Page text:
Seker (2016) examined the impact of scenario-based instruction on language learners' use and awareness of self-regulated language learning strategies to present an instructional design that can successfully promote them. The study used 125 participants drawn from foreign (English) language learners in preparatory classes at a state university. The participants were between 18 and 21 years old, and 8%were male while 42% were women (Seker, 2016). Participants were divided into two; the first group with 61 students formed the experimental group while 64 constituted the control group (Seker, 2016). The study used experimental design methodology employing three instruments: whole-class discussions, strategy inventory for language learning, and semi-structured interviews. The study developed a scenario-based self-regulated language learning strategy instruction design based on Oxford's Strategic, Self-Regulation (S2R) Model. Based on an analysis of pre- and post-training results from both experimental and control groups, the study established that the experimental group demonstrated increased awareness and a higher reported use of strategies (Seker, 2016). The study took a significant step in determining the awareness and use of self-regulated language learning strategies. This step enhanced the reliability of the results of the study because it ensured that prior participant experiences did not affect the results.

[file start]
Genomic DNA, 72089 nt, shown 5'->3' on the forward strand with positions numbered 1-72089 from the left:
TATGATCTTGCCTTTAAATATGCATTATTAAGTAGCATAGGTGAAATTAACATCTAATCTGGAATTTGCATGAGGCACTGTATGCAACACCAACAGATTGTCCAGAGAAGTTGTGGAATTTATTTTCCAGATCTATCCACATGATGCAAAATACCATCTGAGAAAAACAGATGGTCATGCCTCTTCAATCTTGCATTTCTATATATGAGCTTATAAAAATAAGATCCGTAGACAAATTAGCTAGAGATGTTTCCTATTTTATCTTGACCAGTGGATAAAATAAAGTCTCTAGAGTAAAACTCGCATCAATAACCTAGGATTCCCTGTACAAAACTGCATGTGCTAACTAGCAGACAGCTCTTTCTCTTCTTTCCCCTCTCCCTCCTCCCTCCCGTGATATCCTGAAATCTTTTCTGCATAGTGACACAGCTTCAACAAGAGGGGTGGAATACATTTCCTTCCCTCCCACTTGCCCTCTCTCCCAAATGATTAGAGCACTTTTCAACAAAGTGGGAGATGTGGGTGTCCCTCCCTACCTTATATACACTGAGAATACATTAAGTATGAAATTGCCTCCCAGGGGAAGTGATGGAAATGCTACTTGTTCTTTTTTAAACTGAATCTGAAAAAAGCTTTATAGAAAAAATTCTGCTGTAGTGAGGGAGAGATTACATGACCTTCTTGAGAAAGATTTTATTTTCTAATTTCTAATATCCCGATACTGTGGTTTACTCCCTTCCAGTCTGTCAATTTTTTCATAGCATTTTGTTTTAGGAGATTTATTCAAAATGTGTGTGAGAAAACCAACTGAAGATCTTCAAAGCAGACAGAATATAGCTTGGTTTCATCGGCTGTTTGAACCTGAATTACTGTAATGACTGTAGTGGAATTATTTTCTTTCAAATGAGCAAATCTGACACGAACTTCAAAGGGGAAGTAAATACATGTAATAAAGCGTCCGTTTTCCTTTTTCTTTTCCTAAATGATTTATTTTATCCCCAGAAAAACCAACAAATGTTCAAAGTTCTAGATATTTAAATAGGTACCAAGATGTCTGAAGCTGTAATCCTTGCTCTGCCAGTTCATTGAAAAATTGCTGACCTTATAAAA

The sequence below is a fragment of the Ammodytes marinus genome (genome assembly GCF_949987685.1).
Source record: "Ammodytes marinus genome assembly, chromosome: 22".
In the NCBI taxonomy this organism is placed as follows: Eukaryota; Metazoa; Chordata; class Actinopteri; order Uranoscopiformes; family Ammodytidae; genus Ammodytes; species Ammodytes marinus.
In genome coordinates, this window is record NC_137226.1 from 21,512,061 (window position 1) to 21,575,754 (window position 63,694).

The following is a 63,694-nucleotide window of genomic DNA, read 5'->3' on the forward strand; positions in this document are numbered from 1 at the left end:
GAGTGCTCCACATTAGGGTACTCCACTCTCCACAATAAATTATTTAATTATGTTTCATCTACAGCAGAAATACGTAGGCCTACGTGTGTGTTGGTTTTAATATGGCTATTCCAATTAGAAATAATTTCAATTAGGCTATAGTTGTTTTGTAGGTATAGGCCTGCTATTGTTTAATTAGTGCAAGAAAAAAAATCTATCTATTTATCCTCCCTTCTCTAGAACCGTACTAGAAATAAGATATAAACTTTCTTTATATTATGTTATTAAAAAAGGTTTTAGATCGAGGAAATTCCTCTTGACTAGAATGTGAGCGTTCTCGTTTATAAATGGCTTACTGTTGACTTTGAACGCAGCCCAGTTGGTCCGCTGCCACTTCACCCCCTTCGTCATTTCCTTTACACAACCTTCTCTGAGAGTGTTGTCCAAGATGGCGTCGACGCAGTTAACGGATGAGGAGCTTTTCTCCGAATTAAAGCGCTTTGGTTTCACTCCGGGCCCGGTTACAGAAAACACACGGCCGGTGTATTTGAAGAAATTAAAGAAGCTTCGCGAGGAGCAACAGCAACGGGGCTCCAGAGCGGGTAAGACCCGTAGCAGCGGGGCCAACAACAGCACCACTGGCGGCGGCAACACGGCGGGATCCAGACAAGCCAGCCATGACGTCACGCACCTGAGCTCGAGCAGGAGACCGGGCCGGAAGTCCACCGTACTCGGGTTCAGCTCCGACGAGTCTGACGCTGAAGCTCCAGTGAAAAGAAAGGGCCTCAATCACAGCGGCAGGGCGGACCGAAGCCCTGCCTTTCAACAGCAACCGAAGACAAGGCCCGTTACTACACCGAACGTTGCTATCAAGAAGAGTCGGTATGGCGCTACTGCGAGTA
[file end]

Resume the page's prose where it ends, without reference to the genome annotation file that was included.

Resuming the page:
Deng (2016) investigated the effect of a self-regulated vocabulary intervention on reading comprehension, word knowledge, and self-regulated learning for elementary English language learners. The study was conducted in a large public school district in the Midwest involving 9 upper elementary-level English language learners (2 female and 7 male) out of a population of 546 students (Deng, 2016). The participants were randomly assigned to three groups: A, B, and C, with each group containing three students. The participants underwent baseline, intervention and maintenance phases. At baseline phase, participants received self-regulated word-learning measure, reading and word knowledge protocol. At intervention, participants from all the groups continued responding to baseline probes until group A attained criterion performance. Maintenance phase involved repetition of baseline procedures to determine maintained effects for the intervention. The study analyzed the results for every child and when taken together, it showed that teaching task-specific cognitive strategies and metacognitive strategies significantly improved upper elementary English language learners word knowledge, reading comprehension, and self-regulated word learning (Deng, 2016). Although the study provides compelling results arrived at through a carefully selected methodology, the researcher adopted a small sample that does not effectively reflect the entire population (9 out of 546 students).